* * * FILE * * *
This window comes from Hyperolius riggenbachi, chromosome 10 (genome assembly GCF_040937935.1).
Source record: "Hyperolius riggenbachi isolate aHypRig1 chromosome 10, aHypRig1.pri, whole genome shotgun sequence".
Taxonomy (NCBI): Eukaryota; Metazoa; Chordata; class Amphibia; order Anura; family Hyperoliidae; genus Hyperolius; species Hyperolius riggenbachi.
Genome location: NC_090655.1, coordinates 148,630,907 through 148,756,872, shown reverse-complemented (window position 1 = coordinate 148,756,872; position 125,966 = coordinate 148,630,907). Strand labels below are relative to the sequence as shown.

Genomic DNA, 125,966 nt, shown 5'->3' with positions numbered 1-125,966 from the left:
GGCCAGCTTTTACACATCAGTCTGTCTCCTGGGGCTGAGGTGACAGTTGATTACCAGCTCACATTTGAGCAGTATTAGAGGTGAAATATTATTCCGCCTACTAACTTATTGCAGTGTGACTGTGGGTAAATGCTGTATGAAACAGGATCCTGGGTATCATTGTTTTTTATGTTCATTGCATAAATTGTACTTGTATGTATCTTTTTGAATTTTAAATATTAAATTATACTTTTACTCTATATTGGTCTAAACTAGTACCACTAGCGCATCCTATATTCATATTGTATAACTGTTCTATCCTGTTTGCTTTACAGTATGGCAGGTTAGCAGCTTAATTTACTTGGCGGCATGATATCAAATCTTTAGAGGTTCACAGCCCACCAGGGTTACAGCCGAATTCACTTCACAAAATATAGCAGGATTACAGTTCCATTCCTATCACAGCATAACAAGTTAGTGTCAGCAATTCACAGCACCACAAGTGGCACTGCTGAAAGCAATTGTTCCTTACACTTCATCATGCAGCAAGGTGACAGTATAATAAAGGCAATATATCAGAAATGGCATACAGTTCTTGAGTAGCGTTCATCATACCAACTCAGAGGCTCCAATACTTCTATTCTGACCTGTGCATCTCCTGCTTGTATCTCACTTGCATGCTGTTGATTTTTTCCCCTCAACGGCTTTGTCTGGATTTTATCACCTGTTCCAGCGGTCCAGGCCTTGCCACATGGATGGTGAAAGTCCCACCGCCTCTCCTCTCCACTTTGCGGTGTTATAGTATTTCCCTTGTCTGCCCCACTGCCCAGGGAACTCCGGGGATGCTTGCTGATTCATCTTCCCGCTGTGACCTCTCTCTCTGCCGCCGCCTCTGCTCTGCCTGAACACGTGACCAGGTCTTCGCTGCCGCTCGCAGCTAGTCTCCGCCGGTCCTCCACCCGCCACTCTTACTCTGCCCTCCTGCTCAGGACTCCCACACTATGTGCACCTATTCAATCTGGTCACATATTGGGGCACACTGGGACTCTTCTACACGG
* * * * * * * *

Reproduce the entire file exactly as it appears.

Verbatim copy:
This window comes from Hyperolius riggenbachi, chromosome 10 (genome assembly GCF_040937935.1).
Source record: "Hyperolius riggenbachi isolate aHypRig1 chromosome 10, aHypRig1.pri, whole genome shotgun sequence".
Taxonomy (NCBI): Eukaryota; Metazoa; Chordata; class Amphibia; order Anura; family Hyperoliidae; genus Hyperolius; species Hyperolius riggenbachi.
Genome location: NC_090655.1, coordinates 148,630,907 through 148,756,872, shown reverse-complemented (window position 1 = coordinate 148,756,872; position 125,966 = coordinate 148,630,907). Strand labels below are relative to the sequence as shown.

Genomic DNA, 125,966 nt, shown 5'->3' with positions numbered 1-125,966 from the left:
GGCCAGCTTTTACACATCAGTCTGTCTCCTGGGGCTGAGGTGACAGTTGATTACCAGCTCACATTTGAGCAGTATTAGAGGTGAAATATTATTCCGCCTACTAACTTATTGCAGTGTGACTGTGGGTAAATGCTGTATGAAACAGGATCCTGGGTATCATTGTTTTTTATGTTCATTGCATAAATTGTACTTGTATGTATCTTTTTGAATTTTAAATATTAAATTATACTTTTACTCTATATTGGTCTAAACTAGTACCACTAGCGCATCCTATATTCATATTGTATAACTGTTCTATCCTGTTTGCTTTACAGTATGGCAGGTTAGCAGCTTAATTTACTTGGCGGCATGATATCAAATCTTTAGAGGTTCACAGCCCACCAGGGTTACAGCCGAATTCACTTCACAAAATATAGCAGGATTACAGTTCCATTCCTATCACAGCATAACAAGTTAGTGTCAGCAATTCACAGCACCACAAGTGGCACTGCTGAAAGCAATTGTTCCTTACACTTCATCATGCAGCAAGGTGACAGTATAATAAAGGCAATATATCAGAAATGGCATACAGTTCTTGAGTAGCGTTCATCATACCAACTCAGAGGCTCCAATACTTCTATTCTGACCTGTGCATCTCCTGCTTGTATCTCACTTGCATGCTGTTGATTTTTTCCCCTCAACGGCTTTGTCTGGATTTTATCACCTGTTCCAGCGGTCCAGGCCTTGCCACATGGATGGTGAAAGTCCCACCGCCTCTCCTCTCCACTTTGCGGTGTTATAGTATTTCCCTTGTCTGCCCCACTGCCCAGGGAACTCCGGGGATGCTTGCTGATTCATCTTCCCGCTGTGACCTCTCTCTCTGCCGCCGCCTCTGCTCTGCCTGAACACGTGACCAGGTCTTCGCTGCCGCTCGCAGCTAGTCTCCGCCGGTCCTCCACCCGCCACTCTTACTCTGCCCTCCTGCTCAGGACTCCCACACTATGTGCACCTATTCAATCTGGTCACATATTGGGGCACACTGGGACTCTTCTACACGG